Standard Article

Branching Processes

  1. Peter Jagers

Published Online: 15 JUL 2005

DOI: 10.1002/0470011815.b2a07005

Encyclopedia of Biostatistics

Encyclopedia of Biostatistics

How to Cite

Jagers, P. 2005. Branching Processes. Encyclopedia of Biostatistics. 1.

Author Information

  1. Chalmers University of Technology, Göteborg, Sweden

Publication History

  1. Published Online: 15 JUL 2005


Branching processes are stochastic population models based on explicit descriptions of individual life and reproduction. The basic assumption is that individuals live and multiply independently. This can, however, be relaxed. Individuals may be of various types and have varying life spans. In the simple branching processes, there is only one type of individual and life span is determistic (one year or season) or exponentially distributed, yielding Markov processes, and as simple special cases, birth-and-death processes. But more general branching processes allow complex reproduction patterns as well as arbitrary life distributions.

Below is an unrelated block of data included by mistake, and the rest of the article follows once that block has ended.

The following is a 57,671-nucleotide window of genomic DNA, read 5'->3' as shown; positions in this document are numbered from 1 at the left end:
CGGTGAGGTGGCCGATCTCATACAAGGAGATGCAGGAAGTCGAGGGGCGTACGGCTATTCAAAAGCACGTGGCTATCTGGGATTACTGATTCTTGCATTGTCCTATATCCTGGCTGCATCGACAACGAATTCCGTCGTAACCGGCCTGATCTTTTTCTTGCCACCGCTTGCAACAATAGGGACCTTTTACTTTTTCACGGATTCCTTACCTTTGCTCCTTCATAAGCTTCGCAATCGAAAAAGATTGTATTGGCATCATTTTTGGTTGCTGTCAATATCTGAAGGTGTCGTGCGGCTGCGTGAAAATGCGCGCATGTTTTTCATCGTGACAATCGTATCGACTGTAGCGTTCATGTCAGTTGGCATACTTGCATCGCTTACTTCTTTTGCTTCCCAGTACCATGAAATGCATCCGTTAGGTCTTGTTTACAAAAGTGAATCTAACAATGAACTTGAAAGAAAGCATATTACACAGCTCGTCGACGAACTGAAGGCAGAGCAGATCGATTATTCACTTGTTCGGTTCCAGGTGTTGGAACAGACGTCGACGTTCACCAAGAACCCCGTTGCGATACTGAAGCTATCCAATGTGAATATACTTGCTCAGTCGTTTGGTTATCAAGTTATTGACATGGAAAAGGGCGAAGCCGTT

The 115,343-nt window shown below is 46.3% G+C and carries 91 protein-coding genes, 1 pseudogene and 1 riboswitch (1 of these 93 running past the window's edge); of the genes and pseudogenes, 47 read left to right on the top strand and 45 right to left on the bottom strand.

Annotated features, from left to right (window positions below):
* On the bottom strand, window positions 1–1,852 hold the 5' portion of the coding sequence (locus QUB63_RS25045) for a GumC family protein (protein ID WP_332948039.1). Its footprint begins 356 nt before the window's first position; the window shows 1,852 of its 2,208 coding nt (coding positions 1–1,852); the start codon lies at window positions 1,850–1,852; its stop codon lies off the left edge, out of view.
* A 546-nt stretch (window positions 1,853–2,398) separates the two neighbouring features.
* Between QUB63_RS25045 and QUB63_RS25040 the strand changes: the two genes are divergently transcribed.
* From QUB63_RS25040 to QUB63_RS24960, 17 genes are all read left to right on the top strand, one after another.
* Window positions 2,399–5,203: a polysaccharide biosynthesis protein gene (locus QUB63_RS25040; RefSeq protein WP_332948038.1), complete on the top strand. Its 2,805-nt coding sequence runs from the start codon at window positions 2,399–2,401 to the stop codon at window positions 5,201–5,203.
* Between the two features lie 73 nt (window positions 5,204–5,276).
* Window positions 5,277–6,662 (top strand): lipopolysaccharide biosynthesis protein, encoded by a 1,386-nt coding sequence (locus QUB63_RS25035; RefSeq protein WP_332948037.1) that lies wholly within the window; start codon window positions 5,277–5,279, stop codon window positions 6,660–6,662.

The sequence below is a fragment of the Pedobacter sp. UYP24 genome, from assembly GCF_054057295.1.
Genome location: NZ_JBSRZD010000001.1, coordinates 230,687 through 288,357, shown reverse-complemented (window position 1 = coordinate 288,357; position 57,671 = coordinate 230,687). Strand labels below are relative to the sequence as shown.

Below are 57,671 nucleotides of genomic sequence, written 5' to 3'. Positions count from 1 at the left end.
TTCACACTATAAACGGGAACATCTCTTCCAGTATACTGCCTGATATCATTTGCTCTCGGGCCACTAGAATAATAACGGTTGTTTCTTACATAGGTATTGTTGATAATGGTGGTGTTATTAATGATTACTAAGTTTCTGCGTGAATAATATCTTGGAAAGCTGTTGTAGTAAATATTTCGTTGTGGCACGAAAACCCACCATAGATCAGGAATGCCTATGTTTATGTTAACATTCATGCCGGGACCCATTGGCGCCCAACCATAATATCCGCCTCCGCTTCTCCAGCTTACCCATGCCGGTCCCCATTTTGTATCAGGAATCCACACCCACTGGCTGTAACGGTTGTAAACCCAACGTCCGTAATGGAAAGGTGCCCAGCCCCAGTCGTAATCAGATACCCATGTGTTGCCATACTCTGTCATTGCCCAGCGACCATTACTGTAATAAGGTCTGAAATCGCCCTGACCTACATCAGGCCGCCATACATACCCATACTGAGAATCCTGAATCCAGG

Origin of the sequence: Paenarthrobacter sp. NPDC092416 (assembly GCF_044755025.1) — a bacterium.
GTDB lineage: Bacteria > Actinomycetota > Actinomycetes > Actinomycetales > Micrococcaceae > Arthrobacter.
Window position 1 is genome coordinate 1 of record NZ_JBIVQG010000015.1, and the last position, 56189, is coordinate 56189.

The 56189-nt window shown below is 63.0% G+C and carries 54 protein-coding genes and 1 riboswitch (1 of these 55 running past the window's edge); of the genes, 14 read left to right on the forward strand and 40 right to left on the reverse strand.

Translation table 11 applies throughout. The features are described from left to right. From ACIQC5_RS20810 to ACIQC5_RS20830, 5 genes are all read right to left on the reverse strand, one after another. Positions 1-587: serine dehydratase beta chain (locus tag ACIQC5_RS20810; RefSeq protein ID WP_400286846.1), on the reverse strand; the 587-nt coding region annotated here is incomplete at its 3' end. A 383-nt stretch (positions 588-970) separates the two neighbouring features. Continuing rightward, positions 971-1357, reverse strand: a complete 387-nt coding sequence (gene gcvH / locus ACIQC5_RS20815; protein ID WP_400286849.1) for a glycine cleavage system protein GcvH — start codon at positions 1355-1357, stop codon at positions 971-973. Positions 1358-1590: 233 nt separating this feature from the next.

The main results are that no finite population can persist forever. It either dies out or it grows, usually at the exponential rate postulated by Euler and Malthus. However, recent results show that if population size can influence individual reproduction, other growth modes, like linear, can also occur. In exponential growth, the age-distribution, and population composition generally, stabilize.


  • branching processes;
  • population dynamics;
  • extinction;
  • demographic stochasticity;
  • population composition